iNO Study Summary

Cardiac arrest is a condition where the heart stops beating, and which leads to death unless treated immediately. Up to 90% of the people with cardiac arrest die. We are studying the best way to treat patients with cardiac arrest. 

 Specifically, we are conducting a research study in which we compare the use of nitric oxide, a colorless gas to standard of care procedures after people are resuscitated from out of hospital cardiac arrest (OHCA). Previous studies have shown that inhaled nitric oxide may reduce heart and brain injury when administered shortly after cardiac arrest. The University of Pittsburgh plans to enroll 130 subjects aged 18 years or older in this study through December 2017.  Inhaled nitric oxide (iNO) is FDA approved as a treatment for respiratory failure in newborn babies, but is not FDA approved in the patient population that we wish to study. The purpose of the research study is to decide if the use of iNO is better than standard of care.  We will also collect some blood and urine samples to look at how the body reacts to iNO versus standard procedures.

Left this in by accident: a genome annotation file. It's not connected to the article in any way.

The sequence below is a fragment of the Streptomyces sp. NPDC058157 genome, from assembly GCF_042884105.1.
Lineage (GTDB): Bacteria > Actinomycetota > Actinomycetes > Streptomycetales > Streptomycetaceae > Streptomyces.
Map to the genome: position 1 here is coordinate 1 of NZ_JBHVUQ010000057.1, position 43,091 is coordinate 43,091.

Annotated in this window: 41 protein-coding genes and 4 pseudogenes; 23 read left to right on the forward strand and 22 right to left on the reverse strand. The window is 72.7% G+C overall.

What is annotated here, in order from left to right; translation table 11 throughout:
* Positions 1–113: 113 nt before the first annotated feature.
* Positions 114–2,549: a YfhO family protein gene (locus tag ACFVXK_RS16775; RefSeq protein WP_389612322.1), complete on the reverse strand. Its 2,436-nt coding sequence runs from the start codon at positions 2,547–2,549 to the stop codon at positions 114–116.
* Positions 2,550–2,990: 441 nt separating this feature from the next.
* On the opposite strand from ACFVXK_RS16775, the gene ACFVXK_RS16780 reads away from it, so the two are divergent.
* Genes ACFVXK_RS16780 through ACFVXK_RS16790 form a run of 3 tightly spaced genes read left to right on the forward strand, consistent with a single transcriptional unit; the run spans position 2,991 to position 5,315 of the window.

The dosage and length of administration planned for this study has been well tolerated in critically ill patients, and adverse events resulting from this treatment are not expected.

Normally, researchers get permission (consent) before a person can be included in a study.  A person having a cardiac arrest will not be able to give consent at the time they could be enrolled.  Since a cardiac arrest must be treated quickly, there will not be enough time to locate and talk to the person’s legal representative about the study, so the person will be enrolled in the study without his/her legal representative’s consent. This is called “Exception from Informed Consent” (EFIC).  Once the representative is located or the patient wakes up, they will be asked to give their permission to continue in the study.

We are asking you to complete this survey to get your opinion on the upcoming study.

* 1. Have you or has anyone you know ever experienced a cardiac arrest? (Check all that apply)

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